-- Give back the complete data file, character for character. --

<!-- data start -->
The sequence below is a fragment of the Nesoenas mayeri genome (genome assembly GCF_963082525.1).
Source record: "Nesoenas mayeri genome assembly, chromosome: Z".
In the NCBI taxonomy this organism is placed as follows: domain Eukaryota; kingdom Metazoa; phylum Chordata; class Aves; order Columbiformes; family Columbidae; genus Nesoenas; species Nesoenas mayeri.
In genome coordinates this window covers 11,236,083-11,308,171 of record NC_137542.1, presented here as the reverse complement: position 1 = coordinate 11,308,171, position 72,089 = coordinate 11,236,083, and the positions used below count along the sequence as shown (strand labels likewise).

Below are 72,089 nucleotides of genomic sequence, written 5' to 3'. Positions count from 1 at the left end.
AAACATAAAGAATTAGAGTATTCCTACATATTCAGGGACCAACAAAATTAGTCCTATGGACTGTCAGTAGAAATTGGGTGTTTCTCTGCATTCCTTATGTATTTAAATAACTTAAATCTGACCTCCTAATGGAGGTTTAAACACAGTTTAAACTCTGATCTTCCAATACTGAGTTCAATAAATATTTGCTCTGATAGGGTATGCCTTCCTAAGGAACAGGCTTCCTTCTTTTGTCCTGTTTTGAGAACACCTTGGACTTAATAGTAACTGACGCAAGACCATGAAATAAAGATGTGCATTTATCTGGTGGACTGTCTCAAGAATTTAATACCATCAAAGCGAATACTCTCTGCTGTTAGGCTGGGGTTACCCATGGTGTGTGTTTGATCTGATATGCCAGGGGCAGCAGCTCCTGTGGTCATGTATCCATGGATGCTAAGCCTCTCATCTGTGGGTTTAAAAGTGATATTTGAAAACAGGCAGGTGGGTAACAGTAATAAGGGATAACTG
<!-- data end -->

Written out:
The sequence below is a fragment of the Nesoenas mayeri genome (genome assembly GCF_963082525.1).
Source record: "Nesoenas mayeri genome assembly, chromosome: Z".
In the NCBI taxonomy this organism is placed as follows: domain Eukaryota; kingdom Metazoa; phylum Chordata; class Aves; order Columbiformes; family Columbidae; genus Nesoenas; species Nesoenas mayeri.
In genome coordinates this window covers 11,236,083-11,308,171 of record NC_137542.1, presented here as the reverse complement: position 1 = coordinate 11,308,171, position 72,089 = coordinate 11,236,083, and the positions used below count along the sequence as shown (strand labels likewise).

Below are 72,089 nucleotides of genomic sequence, written 5' to 3'. Positions count from 1 at the left end.
AAACATAAAGAATTAGAGTATTCCTACATATTCAGGGACCAACAAAATTAGTCCTATGGACTGTCAGTAGAAATTGGGTGTTTCTCTGCATTCCTTATGTATTTAAATAACTTAAATCTGACCTCCTAATGGAGGTTTAAACACAGTTTAAACTCTGATCTTCCAATACTGAGTTCAATAAATATTTGCTCTGATAGGGTATGCCTTCCTAAGGAACAGGCTTCCTTCTTTTGTCCTGTTTTGAGAACACCTTGGACTTAATAGTAACTGACGCAAGACCATGAAATAAAGATGTGCATTTATCTGGTGGACTGTCTCAAGAATTTAATACCATCAAAGCGAATACTCTCTGCTGTTAGGCTGGGGTTACCCATGGTGTGTGTTTGATCTGATATGCCAGGGGCAGCAGCTCCTGTGGTCATGTATCCATGGATGCTAAGCCTCTCATCTGTGGGTTTAAAAGTGATATTTGAAAACAGGCAGGTGGGTAACAGTAATAAGGGATAACTG